Analysts note that even while they engage with the US, countries in the region aren’t shutting out Beijing. China is still the world’s No. 2 military power and it is always there, right at their doorsteps.
“One of the major challenges facing US policy in recent years has been how to demonstrate that its presence in the region is more than transient, and that its forces can support allies at the speed of relevance,” said Sidharth Kaushal, research fellow for sea power at the Royal United Services Institute in London.
“The broad message of Chinese policy to regional actors has been that the US Navy may come and go but China is a permanent feature of their security environment,” he said.
Kaushai said Chinese activities such as harassing fishermen in the South China Sea or challenging energy and mineral rights tend to diminish when US forces are active, then ramp up when they leave, “essentially sending the message to local powers that the Americans won’t be available forever but the Chinese will.”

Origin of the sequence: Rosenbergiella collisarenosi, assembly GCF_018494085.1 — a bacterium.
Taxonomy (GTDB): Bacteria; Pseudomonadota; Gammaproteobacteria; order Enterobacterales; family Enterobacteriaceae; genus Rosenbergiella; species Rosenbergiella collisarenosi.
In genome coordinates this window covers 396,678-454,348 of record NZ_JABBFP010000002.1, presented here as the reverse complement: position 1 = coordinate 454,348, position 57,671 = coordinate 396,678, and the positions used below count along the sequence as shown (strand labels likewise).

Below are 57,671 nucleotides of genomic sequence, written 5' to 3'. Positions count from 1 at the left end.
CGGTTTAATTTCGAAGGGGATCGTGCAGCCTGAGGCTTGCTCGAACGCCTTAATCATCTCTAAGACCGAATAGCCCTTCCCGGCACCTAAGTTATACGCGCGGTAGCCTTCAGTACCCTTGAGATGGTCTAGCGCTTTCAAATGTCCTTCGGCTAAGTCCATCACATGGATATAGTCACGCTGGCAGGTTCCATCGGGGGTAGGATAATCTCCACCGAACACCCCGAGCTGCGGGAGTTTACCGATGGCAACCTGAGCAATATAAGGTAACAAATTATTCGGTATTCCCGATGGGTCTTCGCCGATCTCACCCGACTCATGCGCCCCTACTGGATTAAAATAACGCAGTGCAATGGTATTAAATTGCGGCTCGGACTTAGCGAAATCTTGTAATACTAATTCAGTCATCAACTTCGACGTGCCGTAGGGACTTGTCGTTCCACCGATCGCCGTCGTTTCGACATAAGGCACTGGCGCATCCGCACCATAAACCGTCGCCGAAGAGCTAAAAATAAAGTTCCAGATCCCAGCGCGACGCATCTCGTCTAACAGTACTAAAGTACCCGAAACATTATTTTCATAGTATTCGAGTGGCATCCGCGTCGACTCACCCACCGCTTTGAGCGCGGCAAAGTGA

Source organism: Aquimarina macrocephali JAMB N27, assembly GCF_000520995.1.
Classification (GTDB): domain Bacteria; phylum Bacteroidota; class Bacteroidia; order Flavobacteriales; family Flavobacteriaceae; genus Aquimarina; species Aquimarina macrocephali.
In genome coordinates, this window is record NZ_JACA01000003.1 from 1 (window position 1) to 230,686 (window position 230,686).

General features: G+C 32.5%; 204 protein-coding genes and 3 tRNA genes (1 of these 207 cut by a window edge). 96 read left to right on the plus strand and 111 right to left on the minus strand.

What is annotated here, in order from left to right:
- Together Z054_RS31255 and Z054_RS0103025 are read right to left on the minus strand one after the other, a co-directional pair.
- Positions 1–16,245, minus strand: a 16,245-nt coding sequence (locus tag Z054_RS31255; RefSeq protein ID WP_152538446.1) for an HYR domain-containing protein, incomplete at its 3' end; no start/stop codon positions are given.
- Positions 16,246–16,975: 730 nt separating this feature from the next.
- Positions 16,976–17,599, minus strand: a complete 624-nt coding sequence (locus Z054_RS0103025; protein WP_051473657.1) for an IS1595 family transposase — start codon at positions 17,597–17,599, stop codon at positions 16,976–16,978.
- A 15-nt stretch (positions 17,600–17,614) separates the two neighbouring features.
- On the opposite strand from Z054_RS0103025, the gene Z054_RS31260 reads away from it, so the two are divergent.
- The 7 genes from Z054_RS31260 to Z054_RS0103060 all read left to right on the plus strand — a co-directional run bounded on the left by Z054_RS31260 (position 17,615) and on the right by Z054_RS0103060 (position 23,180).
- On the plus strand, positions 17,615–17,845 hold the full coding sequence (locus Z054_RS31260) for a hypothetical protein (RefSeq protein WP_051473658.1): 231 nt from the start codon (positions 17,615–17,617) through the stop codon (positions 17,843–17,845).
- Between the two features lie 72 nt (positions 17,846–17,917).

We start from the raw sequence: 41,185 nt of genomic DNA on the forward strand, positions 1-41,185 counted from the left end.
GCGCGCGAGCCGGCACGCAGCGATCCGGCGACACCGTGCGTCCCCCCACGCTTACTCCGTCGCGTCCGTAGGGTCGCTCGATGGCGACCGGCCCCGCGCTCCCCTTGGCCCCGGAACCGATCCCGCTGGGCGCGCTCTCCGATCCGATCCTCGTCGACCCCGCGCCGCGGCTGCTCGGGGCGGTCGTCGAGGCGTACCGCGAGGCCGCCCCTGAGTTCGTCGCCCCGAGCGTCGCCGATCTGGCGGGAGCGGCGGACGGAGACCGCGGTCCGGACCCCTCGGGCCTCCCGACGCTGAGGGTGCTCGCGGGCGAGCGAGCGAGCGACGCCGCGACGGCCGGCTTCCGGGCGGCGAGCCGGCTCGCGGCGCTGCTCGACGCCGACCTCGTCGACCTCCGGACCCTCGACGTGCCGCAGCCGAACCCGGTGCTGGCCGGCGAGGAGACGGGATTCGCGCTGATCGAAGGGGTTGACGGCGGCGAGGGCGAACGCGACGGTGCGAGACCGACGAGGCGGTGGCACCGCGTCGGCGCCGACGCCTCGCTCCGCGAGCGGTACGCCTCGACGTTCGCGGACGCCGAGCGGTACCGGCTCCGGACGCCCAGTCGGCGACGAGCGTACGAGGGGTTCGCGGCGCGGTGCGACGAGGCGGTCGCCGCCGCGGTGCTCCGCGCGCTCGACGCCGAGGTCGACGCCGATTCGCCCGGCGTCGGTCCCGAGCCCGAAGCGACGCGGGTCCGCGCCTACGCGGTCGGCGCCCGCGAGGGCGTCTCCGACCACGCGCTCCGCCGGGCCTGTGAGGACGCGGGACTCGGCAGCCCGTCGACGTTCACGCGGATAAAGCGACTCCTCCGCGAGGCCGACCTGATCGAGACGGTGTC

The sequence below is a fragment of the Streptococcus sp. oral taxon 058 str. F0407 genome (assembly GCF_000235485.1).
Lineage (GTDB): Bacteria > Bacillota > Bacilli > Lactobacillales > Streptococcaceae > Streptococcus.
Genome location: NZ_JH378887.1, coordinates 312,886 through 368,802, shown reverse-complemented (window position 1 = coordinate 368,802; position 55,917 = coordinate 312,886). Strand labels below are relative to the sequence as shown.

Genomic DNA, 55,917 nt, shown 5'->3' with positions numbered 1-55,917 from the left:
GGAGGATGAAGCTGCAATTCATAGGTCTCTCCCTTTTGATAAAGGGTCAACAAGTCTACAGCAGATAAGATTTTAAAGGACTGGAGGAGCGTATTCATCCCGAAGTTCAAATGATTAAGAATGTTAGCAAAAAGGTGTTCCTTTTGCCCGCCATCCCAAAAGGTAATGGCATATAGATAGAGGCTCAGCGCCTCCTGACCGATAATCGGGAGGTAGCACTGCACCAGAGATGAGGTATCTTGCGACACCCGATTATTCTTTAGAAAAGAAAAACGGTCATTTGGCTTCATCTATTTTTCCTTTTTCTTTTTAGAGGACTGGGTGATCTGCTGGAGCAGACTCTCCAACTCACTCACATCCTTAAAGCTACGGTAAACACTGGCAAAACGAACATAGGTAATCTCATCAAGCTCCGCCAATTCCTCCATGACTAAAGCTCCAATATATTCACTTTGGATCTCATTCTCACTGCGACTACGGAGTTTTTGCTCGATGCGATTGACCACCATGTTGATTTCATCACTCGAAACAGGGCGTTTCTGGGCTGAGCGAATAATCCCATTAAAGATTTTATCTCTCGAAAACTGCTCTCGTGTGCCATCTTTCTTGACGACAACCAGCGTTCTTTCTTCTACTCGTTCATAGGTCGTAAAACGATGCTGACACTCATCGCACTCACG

That leaves all the actors involved with a dilemma, said Schuster.
“The challenge is in finding the balance between demonstrating deterrence and commitment, and unnecessary escalation,” he said.
“Regional leaders are happy with the US presence as it serves to check Chinese behavior. But they want nothing to do with choosing between the two superpowers,” Schuster said.
China, too, has reasons to dial back tensions in 2021.
The Chinese Communist Party marks its 100th anniversary this year, and it will be expected to deliver on domestic policy goals — so foreign policy confrontations could divert attention and resources, said Timothy Heath, senior defense researcher at the RAND Corp think tank in Virginia.
“This provides a strong incentive for China to avoid provocative actions or instigating conflict along its periphery.”